A drawing from 2016, that was originally planned as a painting. Experience had taught me that working all the fine detail on those feathers would have driven me insane, so drawing it instead meant I only went slightly mad.
A 2015 painting, which hung for a while in our living room, and is now in the possession of Martin Jones, Obergruppenführer of Exile In The Margins and my collaborator on the Black Water project, together with several more still in the works. I could take you to deepest darkest Pembrokeshire, to this very place that I painted, which lies well off the beaten track, in a wood atop a cliff where an abandoned farmhouse stands and the meandering streambed is strewn with sheep’s bones. I can see why Graham Sutherland found this place so inspiring.
My 2016 painting ‘A Sort Of Homecoming’. Acrylic and ink on watercolour paper. It depicts a location on the Tile Hill estate in Coventry, the one memorialised by former resident George Shaw, who’s been painting it for over 25 years now. Regular readers will know that seeing George’s paintings in late 2008 completely changed the direction of my own art, forcing me to finally learn how to paint and to then apply it to something that had all the passion and intensity of George’s best work. I was, for several years, utterly obsessed with his paintings, and occassionaly lapsed into blind emulation of his example, which was useful in terms of learning my craft, but at some stage I was going to have to crawl out from under the shadow of his influence and find my own obsessions. There is much common ground though, as I also grew up on a council estate on the far fringes of a large city (Leeds), and when I finally got to visit Tile Hill in 2015, I was not really surprised at how similar it was to the place I was raised in. The same streets, the same houses, the same pubs, the same rows of knackered garages, and the same pockets of woodland and wasteland. I took many photographs while I was there, mainly of scenes I knew from George’s paintings, but also several that looked like they should be painted by George, including the one above. This is the path that leads to where a row of collapsing garages once stood, representing a gateway into the “Narnia” of Tile Hill Wood. Not long after, I saw that George had made a watercolour – ‘I Woz Ere #1’ – of the exact same scene:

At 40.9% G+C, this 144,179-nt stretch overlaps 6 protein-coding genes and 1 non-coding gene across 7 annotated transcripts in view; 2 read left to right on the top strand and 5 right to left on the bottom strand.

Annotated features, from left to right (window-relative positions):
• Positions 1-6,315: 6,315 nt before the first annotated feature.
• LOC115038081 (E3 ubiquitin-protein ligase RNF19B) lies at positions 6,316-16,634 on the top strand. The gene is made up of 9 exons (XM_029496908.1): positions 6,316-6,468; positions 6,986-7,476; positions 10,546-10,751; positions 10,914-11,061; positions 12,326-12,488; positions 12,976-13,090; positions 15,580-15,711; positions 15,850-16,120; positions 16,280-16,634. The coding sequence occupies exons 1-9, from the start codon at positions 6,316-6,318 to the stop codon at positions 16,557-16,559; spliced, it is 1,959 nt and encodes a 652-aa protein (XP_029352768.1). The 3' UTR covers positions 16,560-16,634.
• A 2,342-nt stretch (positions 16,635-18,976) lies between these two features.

Anyway. I sent the original of ‘A Sort of Homecoming’ to George, and had forgotten all about it until I found it in my archives the other day. I will never forget that period after first discovering his work, when I realised I was going to have to pretty much abandon everything I’d done up to that point and start over. Tabula rasa. Year Zero. I’ll always be grateful for his example and influence, but these days I feel free to do only that which I can do, and sometimes that might be a landscape of the place I grew up. The main lesson I got from George was that “we may be done with the past, but is the past done with us?”
Regular readers will know I’m involved in a publishing venture called Exile In The Margins. It’s primarily the moonchild of Martin Jones and in our working relationship, I am very much the Renfield to his Dracula, but instead of eating birds and spiders, my contribution is the art and design for the several titles published to date. To date we have three books available:
You’ve heard of nature writing. This is against nature writing. A dark romance from the nightside edgelands. Sex and death and the spirit of dark and lonely water. Fully illustrated & designed by yours truly.
Edgar Allen Poe and Philip Larkin have a punch-up on Withernsea beach, whilst T.S. Eliot watches from the safety of the prom, taking notes. A prose fugue, a poetic miasma, a magickal working along the tideline, using bladderwrack and chip wrap as ritual objects. Cover art by yours truly.